Christianity Without Metaphysics
There’s a debate swirling in the PCA circles I grew up in about how one should respond to doubt in Christianity. It started with Nicholas Kristof’s interview with Tim Keller in the New York Times that led to this response from Pete Enns, a dispute that was written up here. Enns is concerned that Keller does not take seriously the questions sympathetic sorts have for Christianity about things like the virgin birth and the resurrection. As Enns argues, these aren’t just questions about the compatibility of such claims with science but more the inconsistency of the Biblical texts themselves on these points. The problem for me was never these particular points but with the account of the specific workings of a substitutional atonement understanding of Christianity. Why was God restrained by a formula that demanded the death of God in order for things to be right with human beings? How could a cosmic formula or justice or call it what you will constrain an all-powerful God? How did believing or failing to believe certain things about what happened two thousand years ago have a metaphysical effect on the destiny of my soul?
The most sympathetic answers to these questions in evangelical circles come from those who offer more contextualized readings of the life and death of Jesus to explain how it would have been understood in the first century. Those readings consider Jewish understandings of sacrifice and resurrection and argue that Jesus is a fulfillment of certain expectations. Such accounts go some way to resist the substitutional atonement. But they make Christianity appear to be the sublation of Judaism, it’s proper fulfillment, a reading which makes Judaism the problem to which Christianity is the answer. Further, these accounts cannot explain the question of how something that happened two thousand years has a metaphysical effect on anyone’s soul today.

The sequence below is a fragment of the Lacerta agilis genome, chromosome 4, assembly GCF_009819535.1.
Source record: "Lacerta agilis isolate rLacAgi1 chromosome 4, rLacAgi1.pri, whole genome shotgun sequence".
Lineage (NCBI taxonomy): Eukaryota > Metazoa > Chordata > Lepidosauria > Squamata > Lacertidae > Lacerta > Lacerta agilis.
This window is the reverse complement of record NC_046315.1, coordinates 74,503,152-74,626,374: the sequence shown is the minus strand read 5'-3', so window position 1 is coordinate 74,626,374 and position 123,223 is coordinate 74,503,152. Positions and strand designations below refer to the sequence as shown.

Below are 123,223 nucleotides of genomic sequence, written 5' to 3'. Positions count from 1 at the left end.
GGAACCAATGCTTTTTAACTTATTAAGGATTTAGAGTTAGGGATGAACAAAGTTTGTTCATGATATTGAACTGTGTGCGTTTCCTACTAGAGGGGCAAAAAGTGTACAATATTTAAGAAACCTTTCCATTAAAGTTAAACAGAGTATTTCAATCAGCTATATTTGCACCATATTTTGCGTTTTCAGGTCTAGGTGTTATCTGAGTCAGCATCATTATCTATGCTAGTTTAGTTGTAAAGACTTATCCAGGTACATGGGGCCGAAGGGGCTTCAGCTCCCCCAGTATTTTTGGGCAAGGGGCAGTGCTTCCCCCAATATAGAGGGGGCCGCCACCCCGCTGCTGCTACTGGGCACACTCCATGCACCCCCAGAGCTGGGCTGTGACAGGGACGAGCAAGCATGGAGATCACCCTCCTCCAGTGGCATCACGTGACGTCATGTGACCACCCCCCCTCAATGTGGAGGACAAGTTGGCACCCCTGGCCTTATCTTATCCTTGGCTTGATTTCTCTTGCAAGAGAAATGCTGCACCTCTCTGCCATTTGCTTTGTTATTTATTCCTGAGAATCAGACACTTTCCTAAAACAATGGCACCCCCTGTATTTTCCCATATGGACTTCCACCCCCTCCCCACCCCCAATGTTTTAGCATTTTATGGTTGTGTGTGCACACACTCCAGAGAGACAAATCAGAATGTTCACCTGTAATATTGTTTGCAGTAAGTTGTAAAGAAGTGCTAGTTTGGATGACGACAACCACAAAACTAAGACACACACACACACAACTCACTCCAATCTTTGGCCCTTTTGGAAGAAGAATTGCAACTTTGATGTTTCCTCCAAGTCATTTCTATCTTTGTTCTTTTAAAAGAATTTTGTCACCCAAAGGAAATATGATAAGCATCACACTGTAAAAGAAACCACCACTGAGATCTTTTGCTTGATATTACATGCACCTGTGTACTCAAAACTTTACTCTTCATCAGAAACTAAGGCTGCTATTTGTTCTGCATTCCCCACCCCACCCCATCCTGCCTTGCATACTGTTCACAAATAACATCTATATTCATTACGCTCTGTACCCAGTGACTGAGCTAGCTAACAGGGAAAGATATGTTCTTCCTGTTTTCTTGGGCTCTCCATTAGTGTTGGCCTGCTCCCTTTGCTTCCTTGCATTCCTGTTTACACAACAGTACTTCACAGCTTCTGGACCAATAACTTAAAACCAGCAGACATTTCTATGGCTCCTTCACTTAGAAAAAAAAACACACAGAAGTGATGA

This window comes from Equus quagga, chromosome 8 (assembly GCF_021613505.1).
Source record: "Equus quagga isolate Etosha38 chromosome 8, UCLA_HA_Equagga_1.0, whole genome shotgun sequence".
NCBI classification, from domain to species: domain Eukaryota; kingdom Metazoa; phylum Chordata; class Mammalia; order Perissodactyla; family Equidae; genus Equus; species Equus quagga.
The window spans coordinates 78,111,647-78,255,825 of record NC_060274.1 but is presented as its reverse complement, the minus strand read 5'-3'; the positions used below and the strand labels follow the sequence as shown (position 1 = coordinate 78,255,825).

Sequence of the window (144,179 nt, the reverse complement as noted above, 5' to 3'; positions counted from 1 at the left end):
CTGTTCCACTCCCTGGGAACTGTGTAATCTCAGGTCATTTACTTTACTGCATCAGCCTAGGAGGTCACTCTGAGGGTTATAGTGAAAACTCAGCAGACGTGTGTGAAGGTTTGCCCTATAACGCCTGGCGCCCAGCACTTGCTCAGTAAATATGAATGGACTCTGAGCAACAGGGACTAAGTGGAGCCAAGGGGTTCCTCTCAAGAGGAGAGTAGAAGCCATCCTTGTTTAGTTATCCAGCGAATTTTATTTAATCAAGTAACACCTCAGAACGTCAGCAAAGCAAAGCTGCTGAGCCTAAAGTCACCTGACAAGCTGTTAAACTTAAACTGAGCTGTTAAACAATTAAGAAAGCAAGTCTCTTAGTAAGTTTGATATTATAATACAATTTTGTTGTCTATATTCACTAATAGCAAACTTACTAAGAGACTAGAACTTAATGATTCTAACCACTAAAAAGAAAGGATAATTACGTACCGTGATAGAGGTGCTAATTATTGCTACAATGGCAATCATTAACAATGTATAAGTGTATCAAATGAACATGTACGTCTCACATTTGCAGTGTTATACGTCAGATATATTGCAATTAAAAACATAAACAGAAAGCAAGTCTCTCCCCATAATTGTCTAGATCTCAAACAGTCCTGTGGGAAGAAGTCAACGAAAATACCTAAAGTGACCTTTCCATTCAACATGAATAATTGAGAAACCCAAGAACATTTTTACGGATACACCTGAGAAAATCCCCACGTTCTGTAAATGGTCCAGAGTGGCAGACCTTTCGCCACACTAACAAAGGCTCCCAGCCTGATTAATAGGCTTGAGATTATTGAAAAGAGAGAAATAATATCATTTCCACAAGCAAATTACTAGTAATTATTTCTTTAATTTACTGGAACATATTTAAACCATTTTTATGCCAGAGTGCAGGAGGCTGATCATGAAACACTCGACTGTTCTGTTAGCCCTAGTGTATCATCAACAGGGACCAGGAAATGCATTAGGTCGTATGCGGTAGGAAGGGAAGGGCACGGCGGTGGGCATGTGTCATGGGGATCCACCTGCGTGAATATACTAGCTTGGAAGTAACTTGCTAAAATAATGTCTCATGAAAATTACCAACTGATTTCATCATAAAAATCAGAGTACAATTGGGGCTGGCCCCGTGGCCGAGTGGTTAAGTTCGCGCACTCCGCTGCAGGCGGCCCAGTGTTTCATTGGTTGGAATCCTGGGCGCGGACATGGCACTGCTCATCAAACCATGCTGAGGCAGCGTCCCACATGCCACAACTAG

Through the fall, a friend and I have been reading a series of books by Ted Jennings, professor at Chicago Theological Seminary. We started with Reading Derrida / Thinking Paul, and then went on to Transforming Atonement and Outlaw Justice. The first and last are more academic books and the second is more accessible, and lo and behold, it answers my question about how what happened two thousand years ago can have a metaphysical effect on my soul. The answer is: it doesn’t.
Jennings is not saying that Christianity therefore has no effect or that it is just a story. He argues throughout what might be called this trilogy that Christianity should be understood as a political philosophy for everyone not a set of beliefs that save by being believed. Central to his argument is understanding the significance of Jesus’ life and especially his death in its historical moment. Part of Jennings’ project is to reconcile the seemingly opposed projects of Jesus’ life–understood as a mercy mission–and Jesus’ death–understood as the settling of a cosmic injustice that leads to individual salvation.
Arguing that Paul’s attack on the law is as much if not more an attack on the inability of Roman law to save, Jennings points to the cultural meaning of death on a Roman cross. The cross was a sign of imperial rule. Death on a cross operates as a military-political act by an imperial power against those who might be a threat to it. Jesus’ death on a cross associates him with the bandits he dies alongside as well as the political assassin, Barabbas, who the crowd asks to be freed instead of Jesus, suggesting a kind of substitutability between them. The execution of Jesus is defended as what a friend of the emperor would do in John 19:12. Jennings argues that Jesus is not aiming to leave that world to create a new other world that leaves the earthly one in tact. Rather, by dying in this way, Jesus illuminates the failure of violence to ensure justice.